Ian Young Books


Gary Artists of the 70's and early 80's

Click to view larger image in new windowThe militant gay movement of the late 1960's and the 1970's was as much a cultural as a political phenomenon. Magazines like San Francisco's Gay Sunshine and Milwaukee's GPU News featured poetry and art. In New York City, site of the Stonewall riots in mid-1969, Harvey Fierstein, Robert Patrick and Doric Wilson were writing plays with gay themes, for gay audiences. Gay theater companies like Hot Peaches, TOSOS (The Other Side of Silence) and the Glines, and gay art galleries like Stompers and the Leslie-Lohman Gallery sprang up. Gay artists like Tava, Keith Haring and David Wojnarowitz experimented with new forms of street art and graffiti.

The four very different artists in our show all flourished during and shortly after the Gay Liberation period (1968 - 1981).

Faerie Swarm on Christopher Street, 1989.
Photo by Ian Young

Sidney Smith

Sidney Smith (b. 1950) was living in New York City in the 1970's, working for the independent radio station WBAI. Through his Dragonfly Press, he published a number of small books of black and white drawings, some forming brief, textless stories. Most of his work shows children, adolescents, angels and benign beings from other worlds in attitudes of wonder, innocence and affection. His art harks back to great black and white illustrators of earlier times, including Blake, Beardsley, Ralph Chubb, Lynd Ward, Rockwell Kent and the comic book artists of the 1950's and '60's. A selection of his drawings was published in 1992 by Entimos Press in Amsterdam.

Three drawings by Sidney Smith

Sid Smith in the mid-1970's
photo by Ian Young

Ralph Hall (1945 - 1988) lived in New York City during the 1970's with his lover and "spiritual brother" Bob "Flash" Storm. Using an old electric stencil-maker and a hand-cranked Gestetner machine, they produced the multi-colored, underground gay "fagazines" Gay Post, Ain't It Da Truth and Faggots on Faggotry, which they sold and gave away on the street. Hall was self-taught, his art influenced by the psychedelic designs of the 1960's and the emerging gay movement.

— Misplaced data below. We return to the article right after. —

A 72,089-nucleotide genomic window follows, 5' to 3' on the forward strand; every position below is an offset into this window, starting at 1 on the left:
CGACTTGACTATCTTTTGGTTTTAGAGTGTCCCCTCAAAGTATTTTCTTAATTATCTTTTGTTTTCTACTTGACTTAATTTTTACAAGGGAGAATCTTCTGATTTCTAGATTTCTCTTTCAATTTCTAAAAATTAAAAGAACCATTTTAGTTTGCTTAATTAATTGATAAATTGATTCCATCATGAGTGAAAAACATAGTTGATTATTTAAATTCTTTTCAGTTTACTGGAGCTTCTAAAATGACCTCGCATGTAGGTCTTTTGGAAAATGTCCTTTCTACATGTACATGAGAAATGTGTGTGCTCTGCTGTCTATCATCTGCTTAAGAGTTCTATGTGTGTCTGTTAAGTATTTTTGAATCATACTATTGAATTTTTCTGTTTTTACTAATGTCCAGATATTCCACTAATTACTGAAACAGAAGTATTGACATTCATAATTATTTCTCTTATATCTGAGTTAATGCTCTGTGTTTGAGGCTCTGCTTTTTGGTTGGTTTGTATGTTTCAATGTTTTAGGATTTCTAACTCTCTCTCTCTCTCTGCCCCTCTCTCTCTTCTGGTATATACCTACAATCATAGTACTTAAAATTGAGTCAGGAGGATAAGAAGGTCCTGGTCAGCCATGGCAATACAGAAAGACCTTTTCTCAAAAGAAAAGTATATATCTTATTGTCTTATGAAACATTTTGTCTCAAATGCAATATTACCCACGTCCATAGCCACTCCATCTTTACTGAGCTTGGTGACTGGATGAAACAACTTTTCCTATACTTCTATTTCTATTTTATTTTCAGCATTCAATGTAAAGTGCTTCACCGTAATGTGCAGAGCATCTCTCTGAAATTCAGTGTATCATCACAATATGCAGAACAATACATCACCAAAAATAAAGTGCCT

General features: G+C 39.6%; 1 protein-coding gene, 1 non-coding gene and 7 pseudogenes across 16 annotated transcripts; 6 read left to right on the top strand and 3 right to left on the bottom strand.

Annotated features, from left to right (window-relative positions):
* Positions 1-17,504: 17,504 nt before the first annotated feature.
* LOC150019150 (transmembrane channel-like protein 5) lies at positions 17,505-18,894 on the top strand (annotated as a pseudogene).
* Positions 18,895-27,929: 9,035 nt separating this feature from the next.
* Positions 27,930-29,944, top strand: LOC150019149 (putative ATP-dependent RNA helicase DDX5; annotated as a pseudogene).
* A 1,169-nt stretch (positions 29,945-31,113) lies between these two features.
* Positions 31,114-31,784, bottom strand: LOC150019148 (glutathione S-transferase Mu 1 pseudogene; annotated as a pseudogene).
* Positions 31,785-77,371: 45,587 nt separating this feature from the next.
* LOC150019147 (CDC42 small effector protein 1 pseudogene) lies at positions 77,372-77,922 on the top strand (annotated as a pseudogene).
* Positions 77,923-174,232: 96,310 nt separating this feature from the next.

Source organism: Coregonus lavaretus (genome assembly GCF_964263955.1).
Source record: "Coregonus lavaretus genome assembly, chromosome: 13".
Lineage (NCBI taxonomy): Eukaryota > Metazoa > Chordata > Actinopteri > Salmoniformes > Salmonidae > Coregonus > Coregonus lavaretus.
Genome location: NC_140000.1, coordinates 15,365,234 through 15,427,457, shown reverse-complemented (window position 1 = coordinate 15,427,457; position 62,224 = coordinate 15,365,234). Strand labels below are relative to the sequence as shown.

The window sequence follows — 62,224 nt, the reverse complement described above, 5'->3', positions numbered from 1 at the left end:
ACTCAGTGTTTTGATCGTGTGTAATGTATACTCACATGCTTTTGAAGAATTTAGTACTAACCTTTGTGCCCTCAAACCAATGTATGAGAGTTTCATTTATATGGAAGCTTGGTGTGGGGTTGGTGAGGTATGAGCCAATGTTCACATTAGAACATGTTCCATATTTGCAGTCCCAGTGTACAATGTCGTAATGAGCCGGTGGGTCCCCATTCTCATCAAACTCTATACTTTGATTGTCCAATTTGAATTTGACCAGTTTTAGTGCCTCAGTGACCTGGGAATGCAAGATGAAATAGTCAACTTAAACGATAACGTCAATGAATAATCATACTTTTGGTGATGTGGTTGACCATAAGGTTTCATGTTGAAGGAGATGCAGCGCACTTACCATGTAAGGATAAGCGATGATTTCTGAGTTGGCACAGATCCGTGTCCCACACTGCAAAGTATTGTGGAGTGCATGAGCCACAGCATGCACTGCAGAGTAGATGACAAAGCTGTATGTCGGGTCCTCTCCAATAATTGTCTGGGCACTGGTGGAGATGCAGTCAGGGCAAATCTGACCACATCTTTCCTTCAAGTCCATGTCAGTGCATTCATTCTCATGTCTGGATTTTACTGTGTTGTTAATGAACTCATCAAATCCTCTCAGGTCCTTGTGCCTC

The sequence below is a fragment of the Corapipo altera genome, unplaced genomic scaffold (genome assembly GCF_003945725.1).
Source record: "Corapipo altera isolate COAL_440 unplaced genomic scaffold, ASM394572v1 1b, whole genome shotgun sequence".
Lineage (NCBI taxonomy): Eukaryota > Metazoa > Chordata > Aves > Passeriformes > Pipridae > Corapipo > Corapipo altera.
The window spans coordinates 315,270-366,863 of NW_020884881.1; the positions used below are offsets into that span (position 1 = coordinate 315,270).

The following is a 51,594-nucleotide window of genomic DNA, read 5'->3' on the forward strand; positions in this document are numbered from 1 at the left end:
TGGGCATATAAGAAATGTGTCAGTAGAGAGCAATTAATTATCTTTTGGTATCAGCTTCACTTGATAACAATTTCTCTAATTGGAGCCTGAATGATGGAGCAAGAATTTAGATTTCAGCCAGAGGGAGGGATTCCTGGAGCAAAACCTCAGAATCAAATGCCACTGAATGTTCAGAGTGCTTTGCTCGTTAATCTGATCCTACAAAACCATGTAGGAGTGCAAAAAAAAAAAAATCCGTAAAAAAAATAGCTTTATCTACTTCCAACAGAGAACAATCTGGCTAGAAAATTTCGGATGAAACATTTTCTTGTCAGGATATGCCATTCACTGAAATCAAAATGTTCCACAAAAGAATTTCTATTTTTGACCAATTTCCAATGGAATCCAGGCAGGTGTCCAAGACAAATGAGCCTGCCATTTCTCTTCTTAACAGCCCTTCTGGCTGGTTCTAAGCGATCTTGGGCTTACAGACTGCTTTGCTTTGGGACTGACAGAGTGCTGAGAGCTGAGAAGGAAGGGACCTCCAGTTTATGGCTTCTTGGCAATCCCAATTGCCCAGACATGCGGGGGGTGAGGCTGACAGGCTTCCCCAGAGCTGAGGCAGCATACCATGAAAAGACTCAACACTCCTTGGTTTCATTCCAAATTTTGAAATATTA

Three drawings by Ralph Hall

Ralph Hall in the mid-1970's
photo by Ian Young

Ralph Hall

Jesse Murry

Jesse Murry (1948 - 1993) was born in Fort Bragg, North Carolina and studied at Sarah Lawrence and Yale. He lived in SoHo and later in the West Village with his lover George Centanni. Working in watercolours, encaustic, oils and oil crayons, Murry was a poetic visionary committed to rendering the spiritual forces behind earthly beauty. His favorite painters included Turner, Constable, Delacroix, Cézanne, Picasso, Mark Rothko and Casper David Friederich.

Three paintings by Jesse Murry
Jesse Murry in 1992

Bastille (1929 - 1990) was born in Hackensack, New Jersey on 14th July (Bastille Day). An adopted child, he grew up in Westwood, N.J. He spent much of his life in Europe where he worked as a fashion illustrator and professional architectural draftsman. In the early 1980's he took the name "Bastille" and began creating gouache paintings of skinhead-type men inhabiting a fantasy world of sleazy, underground sexuality. The paintings shown here originally appeared in the Swedish magazines Toy and Mr. SM.

NOTE: This gallery includes sexually-themed
images that may not be suitable for all viewers.

Three paintings by Bastille



© Ian Young Books 2013 • All Rights Reserved
No part of this website or any of its contents may be reproduced, copied, modified or adapted,
without the prior written consent of the author, unless otherwise indicated for stand-alone materials.